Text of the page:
Overseas travel is booming! 73 million Americans booked international trips last year, and as the economy continues to strengthen, these numbers will continue to rise. More than 95% of these travelers will use credit cards as their primary form of payment, making it more important than ever, to locate the right card that gives the greatest convenience, the lowest fees and the best rewards. One of the best travel cards is the Chase Sapphire Preferred Card. Here are a few things to consider when picking the best credit card for international travel.

Choosing the Right Travel Credit Card

Most people think that locating a credit card with the best interest rate, no (or low) annual fees, biggest sign-up bonus and best rewards would be relatively simple. Unfortunately, this really isn’t the case. Each card uses a different strategy to give you value, leading to a blend of benefits and costs. Figuring out what all of it means to you, and then deciding on the card that works best for you requires some work. Here are a few things to contemplate.

Foreign transaction fees: Many credit cards charge for overseas transactions, so each time you purchase out of the country, you incur fees in addition to your regular interest. Typically, the rate is 3 percent. Many travel-specific cards waive this fee, but you need to check before getting the card.

Interest rates: The card’s interest rate should always be considered, because it can translate into the most direct and significant cost for the card over time. If you are able to pay off your payments at the end of each month, then the interest rate is less of a concern, because they are owed only on balances carried beyond each monthly due date. If you are not planning to pay off your balance each month, your primary concern should be to find the card with the lowest APR.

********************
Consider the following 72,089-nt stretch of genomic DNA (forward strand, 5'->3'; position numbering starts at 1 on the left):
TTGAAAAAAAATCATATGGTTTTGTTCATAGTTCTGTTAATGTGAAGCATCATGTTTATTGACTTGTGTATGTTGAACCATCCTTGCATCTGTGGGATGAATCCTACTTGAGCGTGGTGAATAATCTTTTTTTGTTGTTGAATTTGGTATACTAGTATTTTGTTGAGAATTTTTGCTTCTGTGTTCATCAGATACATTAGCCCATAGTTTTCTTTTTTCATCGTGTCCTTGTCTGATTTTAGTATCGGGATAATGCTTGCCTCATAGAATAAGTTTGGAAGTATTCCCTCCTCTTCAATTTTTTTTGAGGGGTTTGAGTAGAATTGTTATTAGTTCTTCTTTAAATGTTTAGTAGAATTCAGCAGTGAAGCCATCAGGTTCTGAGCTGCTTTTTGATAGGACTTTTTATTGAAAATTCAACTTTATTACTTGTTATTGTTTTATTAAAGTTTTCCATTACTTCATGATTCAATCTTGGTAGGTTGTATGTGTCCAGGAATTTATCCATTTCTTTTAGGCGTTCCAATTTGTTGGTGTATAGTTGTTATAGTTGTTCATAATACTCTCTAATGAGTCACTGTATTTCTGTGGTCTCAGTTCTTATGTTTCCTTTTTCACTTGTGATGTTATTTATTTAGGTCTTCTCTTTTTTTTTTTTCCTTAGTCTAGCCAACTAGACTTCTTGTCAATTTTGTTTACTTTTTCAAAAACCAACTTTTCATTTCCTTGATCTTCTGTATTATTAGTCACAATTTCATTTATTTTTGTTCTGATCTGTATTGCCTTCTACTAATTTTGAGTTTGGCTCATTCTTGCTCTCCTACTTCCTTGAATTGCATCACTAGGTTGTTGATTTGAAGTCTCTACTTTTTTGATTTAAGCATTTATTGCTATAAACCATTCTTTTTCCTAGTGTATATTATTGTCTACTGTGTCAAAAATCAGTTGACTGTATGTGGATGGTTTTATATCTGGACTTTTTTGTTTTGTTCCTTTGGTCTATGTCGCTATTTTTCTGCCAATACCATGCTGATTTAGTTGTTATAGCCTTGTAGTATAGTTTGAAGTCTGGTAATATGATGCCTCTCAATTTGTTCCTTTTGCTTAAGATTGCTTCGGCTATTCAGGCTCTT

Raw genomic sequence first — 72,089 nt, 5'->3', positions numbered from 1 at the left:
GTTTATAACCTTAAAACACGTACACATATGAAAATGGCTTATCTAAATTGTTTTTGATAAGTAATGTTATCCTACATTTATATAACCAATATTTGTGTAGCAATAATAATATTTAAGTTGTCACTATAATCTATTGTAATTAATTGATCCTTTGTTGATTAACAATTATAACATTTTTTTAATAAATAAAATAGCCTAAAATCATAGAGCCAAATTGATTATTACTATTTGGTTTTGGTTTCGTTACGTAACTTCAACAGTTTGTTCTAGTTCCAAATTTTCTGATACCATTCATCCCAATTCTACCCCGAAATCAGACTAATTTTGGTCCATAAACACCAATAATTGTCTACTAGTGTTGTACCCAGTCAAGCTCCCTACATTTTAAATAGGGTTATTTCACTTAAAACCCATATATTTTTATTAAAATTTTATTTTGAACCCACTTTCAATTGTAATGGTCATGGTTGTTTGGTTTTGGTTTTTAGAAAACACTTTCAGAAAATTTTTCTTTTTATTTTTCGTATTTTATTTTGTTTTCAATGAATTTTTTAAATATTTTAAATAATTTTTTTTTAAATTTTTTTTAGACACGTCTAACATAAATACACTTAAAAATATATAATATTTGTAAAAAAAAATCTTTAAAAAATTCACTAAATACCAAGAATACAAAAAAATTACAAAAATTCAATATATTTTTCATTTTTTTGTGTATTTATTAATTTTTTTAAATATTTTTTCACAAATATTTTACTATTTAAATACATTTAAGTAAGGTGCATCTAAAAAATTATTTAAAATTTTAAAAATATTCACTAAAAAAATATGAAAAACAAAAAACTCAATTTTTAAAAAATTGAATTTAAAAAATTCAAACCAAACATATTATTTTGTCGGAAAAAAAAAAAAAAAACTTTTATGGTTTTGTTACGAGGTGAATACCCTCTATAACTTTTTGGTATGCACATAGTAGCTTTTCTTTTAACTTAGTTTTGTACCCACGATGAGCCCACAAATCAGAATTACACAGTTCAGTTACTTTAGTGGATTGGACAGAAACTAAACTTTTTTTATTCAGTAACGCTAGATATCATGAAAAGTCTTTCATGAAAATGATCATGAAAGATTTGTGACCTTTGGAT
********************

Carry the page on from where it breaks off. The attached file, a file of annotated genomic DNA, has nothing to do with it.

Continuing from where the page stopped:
Annual fees: Many cards today waive their annual fees for the first year, and if you keep your balances above a minimum amount. Annual fees are an added cost to your interest payments and should be counted as such. Keep in mind, that sometimes a lower APR can offset the cost of the annual fee.

Reward programs: Many rewards programs use points, miles or cash back systems as a means of calculating rewards. Look for a card that offers a ratio greater than 1:1 of dollars spent to points or miles earned. General travel credit cards as opposed to airline or hotel cards, often offer greater flexibility to redeem rewards on different airlines or hotel chains. When transferring points from your card to a travel partner, for example, sometimes you lose some points. And also look for card’s that offer non-point benefits, such as trip cancellation insurance and concierge services.  Finally, look for cards that have a long or no expiration for their rewards points.

Sign-up bonuses: There is a rewards bonus boom happening for a variety of reasons: Consumers are spending again and charge-off delinquencies are the lowest they have been in nearly a decade. So banks are eager to attract and retain customers who pay their bills. Many cards offer bonus miles, travel insurance, or other perks, when you sign up, but these offers can vary significantly, even for the same card. For example, online sign-ups may give bigger bonuses than phone sign-ups, and some months there are better deals for certain cards. Do your homework in this area and you can gain great benefits.

There’s a lot to think about when planning for a big trip: flight schedules, hotel itineraries, packing the right clothes and so on. But long before you decide where to go, there’s an important step even the most diligent travelers should never overlook: picking out the best credit card for travel.